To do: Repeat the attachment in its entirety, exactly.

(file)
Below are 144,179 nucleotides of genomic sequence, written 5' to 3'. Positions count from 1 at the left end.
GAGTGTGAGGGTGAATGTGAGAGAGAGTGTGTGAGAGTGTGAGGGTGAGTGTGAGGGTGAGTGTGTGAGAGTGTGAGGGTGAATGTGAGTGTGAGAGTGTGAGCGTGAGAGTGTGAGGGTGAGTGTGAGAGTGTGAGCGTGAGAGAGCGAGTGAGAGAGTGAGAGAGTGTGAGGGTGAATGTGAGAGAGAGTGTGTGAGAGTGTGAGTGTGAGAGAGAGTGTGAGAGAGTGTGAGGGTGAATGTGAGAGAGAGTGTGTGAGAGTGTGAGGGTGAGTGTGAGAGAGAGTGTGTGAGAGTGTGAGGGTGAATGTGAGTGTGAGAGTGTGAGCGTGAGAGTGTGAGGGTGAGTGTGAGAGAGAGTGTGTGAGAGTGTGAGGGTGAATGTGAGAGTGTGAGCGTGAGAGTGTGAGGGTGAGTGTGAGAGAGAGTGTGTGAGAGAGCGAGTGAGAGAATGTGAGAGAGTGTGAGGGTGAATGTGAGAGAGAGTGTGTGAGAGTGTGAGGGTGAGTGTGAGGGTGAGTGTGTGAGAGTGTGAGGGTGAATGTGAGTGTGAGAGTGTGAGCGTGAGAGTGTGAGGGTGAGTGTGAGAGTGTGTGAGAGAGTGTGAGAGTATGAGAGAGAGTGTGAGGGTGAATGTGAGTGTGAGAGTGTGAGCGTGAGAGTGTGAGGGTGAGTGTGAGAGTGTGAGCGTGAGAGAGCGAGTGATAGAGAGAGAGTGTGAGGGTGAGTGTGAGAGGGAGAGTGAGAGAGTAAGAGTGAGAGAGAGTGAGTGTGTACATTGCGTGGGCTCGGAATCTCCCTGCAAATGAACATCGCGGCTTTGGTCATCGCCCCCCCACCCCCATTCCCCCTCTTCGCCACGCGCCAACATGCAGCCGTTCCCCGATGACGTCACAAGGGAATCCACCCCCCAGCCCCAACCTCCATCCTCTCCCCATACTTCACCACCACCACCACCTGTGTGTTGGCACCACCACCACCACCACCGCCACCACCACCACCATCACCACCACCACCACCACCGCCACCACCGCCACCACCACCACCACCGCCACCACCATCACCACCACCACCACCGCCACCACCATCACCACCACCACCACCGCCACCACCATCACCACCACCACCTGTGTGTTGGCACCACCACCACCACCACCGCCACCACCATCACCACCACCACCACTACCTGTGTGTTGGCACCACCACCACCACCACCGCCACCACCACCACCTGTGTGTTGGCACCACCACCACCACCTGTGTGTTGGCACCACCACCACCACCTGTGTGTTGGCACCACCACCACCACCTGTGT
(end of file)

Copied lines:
Below are 144,179 nucleotides of genomic sequence, written 5' to 3'. Positions count from 1 at the left end.
GAGTGTGAGGGTGAATGTGAGAGAGAGTGTGTGAGAGTGTGAGGGTGAGTGTGAGGGTGAGTGTGTGAGAGTGTGAGGGTGAATGTGAGTGTGAGAGTGTGAGCGTGAGAGTGTGAGGGTGAGTGTGAGAGTGTGAGCGTGAGAGAGCGAGTGAGAGAGTGAGAGAGTGTGAGGGTGAATGTGAGAGAGAGTGTGTGAGAGTGTGAGTGTGAGAGAGAGTGTGAGAGAGTGTGAGGGTGAATGTGAGAGAGAGTGTGTGAGAGTGTGAGGGTGAGTGTGAGAGAGAGTGTGTGAGAGTGTGAGGGTGAATGTGAGTGTGAGAGTGTGAGCGTGAGAGTGTGAGGGTGAGTGTGAGAGAGAGTGTGTGAGAGTGTGAGGGTGAATGTGAGAGTGTGAGCGTGAGAGTGTGAGGGTGAGTGTGAGAGAGAGTGTGTGAGAGAGCGAGTGAGAGAATGTGAGAGAGTGTGAGGGTGAATGTGAGAGAGAGTGTGTGAGAGTGTGAGGGTGAGTGTGAGGGTGAGTGTGTGAGAGTGTGAGGGTGAATGTGAGTGTGAGAGTGTGAGCGTGAGAGTGTGAGGGTGAGTGTGAGAGTGTGTGAGAGAGTGTGAGAGTATGAGAGAGAGTGTGAGGGTGAATGTGAGTGTGAGAGTGTGAGCGTGAGAGTGTGAGGGTGAGTGTGAGAGTGTGAGCGTGAGAGAGCGAGTGATAGAGAGAGAGTGTGAGGGTGAGTGTGAGAGGGAGAGTGAGAGAGTAAGAGTGAGAGAGAGTGAGTGTGTACATTGCGTGGGCTCGGAATCTCCCTGCAAATGAACATCGCGGCTTTGGTCATCGCCCCCCCACCCCCATTCCCCCTCTTCGCCACGCGCCAACATGCAGCCGTTCCCCGATGACGTCACAAGGGAATCCACCCCCCAGCCCCAACCTCCATCCTCTCCCCATACTTCACCACCACCACCACCTGTGTGTTGGCACCACCACCACCACCACCGCCACCACCACCACCATCACCACCACCACCACCACCGCCACCACCGCCACCACCACCACCACCGCCACCACCATCACCACCACCACCACCGCCACCACCATCACCACCACCACCACCGCCACCACCATCACCACCACCACCTGTGTGTTGGCACCACCACCACCACCACCGCCACCACCATCACCACCACCACCACTACCTGTGTGTTGGCACCACCACCACCACCACCGCCACCACCACCACCTGTGTGTTGGCACCACCACCACCACCTGTGTGTTGGCACCACCACCACCACCTGTGTGTTGGCACCACCACCACCACCTGTGT